SPECIAL REPORT: Non-emergency visits to the ER can raise costs for other patients
Some people go to the Emergency Room for everything, including a pregnancy test or the common cold.
These non-emergency visits are costing you a lot of money, especially when the patients don’t have health insurance.
How can someone else’s ER visit cost us?
Unfortunately when someone goes to the ER without health insurance or refuses to pay their bill, that means higher prices for everyone -- even if you don’t ever use the ER yourself.
“Many, many sore throats, and many, many things that could have been seen by a physician’s office,” said Lori Pajakowski, former ER nurse.
There were almost 137 million ER visits in 2015; about 30 percent of those cases could have been treated at an Urgent Care or by a family doctor.
“One of the misconceptions people have is that if you work in an emergency department, it’s always emergency patients,” said Pajakowski. “Like a very serious trauma patient or a patient whose had a heart attack or a massive stroke. The reality is, that’s a small percentage of our day.”
People using the ER for non-emergent situations can cause frustration for everyone.
“I discourage people from going to the emergency room for a cold," said said Dr. Dan Nafziger, chief medical officer Goshen Hospital. "That’s one of the things that actually contributes to the problems of wait times."
To improve wait times, patients are triaged by an Emergency Severity Index. Level 5 being non-urgent, up to a Level 1 being the most severe.
“Even though it seems like you’re waiting and waiting and waiting for an ankle sprain that you’ve had and it’s very painful, we have to take the chest pain, the shortness of breath, obviously those go first," said said Dr. Bruce Hughes, emergency medicine physician.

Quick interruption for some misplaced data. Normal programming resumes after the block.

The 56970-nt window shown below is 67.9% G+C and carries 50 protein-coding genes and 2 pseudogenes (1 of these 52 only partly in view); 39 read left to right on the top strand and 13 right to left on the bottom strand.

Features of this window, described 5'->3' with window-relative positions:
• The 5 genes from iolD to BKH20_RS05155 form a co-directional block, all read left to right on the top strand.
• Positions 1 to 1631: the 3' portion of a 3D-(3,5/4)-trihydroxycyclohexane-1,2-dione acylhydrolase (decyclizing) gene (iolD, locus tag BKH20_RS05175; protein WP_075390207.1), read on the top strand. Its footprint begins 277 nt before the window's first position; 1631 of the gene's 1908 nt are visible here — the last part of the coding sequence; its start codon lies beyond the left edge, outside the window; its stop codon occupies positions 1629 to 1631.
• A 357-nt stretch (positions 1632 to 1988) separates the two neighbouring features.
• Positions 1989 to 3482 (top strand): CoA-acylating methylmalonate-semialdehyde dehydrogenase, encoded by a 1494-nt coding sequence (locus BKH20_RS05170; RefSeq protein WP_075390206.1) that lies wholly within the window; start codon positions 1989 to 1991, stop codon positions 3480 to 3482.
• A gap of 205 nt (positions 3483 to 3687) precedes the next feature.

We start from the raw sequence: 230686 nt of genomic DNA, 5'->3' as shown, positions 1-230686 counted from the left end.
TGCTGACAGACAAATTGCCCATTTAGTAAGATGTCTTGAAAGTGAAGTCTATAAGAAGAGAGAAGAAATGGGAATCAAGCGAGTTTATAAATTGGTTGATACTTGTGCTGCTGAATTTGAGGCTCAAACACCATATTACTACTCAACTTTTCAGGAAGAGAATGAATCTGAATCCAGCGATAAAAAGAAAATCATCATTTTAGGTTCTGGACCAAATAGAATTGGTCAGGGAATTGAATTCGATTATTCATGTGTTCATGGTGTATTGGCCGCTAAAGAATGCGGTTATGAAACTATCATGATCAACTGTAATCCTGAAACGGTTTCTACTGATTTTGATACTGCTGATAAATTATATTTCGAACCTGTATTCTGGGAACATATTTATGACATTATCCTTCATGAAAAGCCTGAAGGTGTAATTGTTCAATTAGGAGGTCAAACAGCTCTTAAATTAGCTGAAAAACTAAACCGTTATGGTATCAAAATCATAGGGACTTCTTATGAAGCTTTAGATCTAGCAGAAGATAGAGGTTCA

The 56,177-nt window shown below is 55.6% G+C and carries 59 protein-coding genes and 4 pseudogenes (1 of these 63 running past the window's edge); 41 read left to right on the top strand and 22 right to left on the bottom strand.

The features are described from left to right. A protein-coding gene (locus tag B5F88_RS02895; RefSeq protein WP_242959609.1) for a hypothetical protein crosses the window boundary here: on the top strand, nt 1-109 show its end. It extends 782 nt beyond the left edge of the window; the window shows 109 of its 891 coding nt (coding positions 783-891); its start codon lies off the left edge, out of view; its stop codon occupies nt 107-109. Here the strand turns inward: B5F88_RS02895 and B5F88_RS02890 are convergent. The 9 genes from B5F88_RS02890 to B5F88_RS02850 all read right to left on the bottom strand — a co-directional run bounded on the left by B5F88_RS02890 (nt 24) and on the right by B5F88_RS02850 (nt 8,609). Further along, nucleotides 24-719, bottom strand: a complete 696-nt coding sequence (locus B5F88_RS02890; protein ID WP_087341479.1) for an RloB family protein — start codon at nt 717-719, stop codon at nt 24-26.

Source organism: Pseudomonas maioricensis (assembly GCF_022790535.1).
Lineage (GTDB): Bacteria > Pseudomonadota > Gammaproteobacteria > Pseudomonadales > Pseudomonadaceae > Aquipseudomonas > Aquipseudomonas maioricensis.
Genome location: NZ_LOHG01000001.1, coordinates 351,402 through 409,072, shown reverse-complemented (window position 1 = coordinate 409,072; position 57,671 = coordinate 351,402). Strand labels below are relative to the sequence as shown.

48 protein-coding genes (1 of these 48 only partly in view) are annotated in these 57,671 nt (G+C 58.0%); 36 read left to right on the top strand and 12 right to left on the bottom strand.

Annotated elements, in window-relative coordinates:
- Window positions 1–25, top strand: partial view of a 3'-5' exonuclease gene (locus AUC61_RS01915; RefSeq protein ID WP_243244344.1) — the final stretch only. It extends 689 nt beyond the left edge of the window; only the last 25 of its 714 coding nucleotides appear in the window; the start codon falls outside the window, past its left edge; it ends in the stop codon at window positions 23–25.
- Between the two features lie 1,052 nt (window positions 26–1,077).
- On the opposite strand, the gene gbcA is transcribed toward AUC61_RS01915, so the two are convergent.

Wait times aren’t the only issue. ER doctors say they spend a lot of their time trying to direct patients to the appropriate course of care.
“That’s become more challenging over the past 19 years, and that becomes more of our job, this positioning patients or helping them access the healthcare system,” said Hughes.
Why do doctors have to try to educate patients?
“Under insured and uninsured often can’t get healthcare," said Pajakowski. "The emergency room becomes their primary source of healthcare."
In 2015, more than 13 million people were treated at the ER without insurance. That number continues to rise because of the EMTALA Act.
“That requires ER’s to receive all patients regardless of whether they are a one or a five, so with that you are entitled to care," said Caren Rossow, who's retired from hospital management.
Rossow was in hospital management for over two decades. She says if the hospital can’t get money from the patient, it ultimately affects your pocketbook.
“Ultimately if you can’t pay the bill, it becomes bad debt, and bad debt they end up writing off," said Rossow. "It affects everyone when you think about it."
Services at the hospital become more expensive to cover the cost. Even if you never need treatment there, it eventually catches up with you through your own insurance provider.
“Hospitals will contract through insurance companies. And ultimately that cost is passed on to everybody through higher insurance premiums. Or other things like that, it does impact everybody,” said Rossow.
As for ER doctors, they continue to do their part in treating the sickest and trying to educate those that aren’t.
“Educating the community that ‘Hey, the dollar store sells pregnancy tests for a dollar and it’s silly to come in,'” said Hughes.
Health officials told WSBT that ultimately hospitals have to make money to keep their doors open.
When they have a percentage of people not paying their bills or are uninsured, they have no choice but to raise costs for the people that do pay.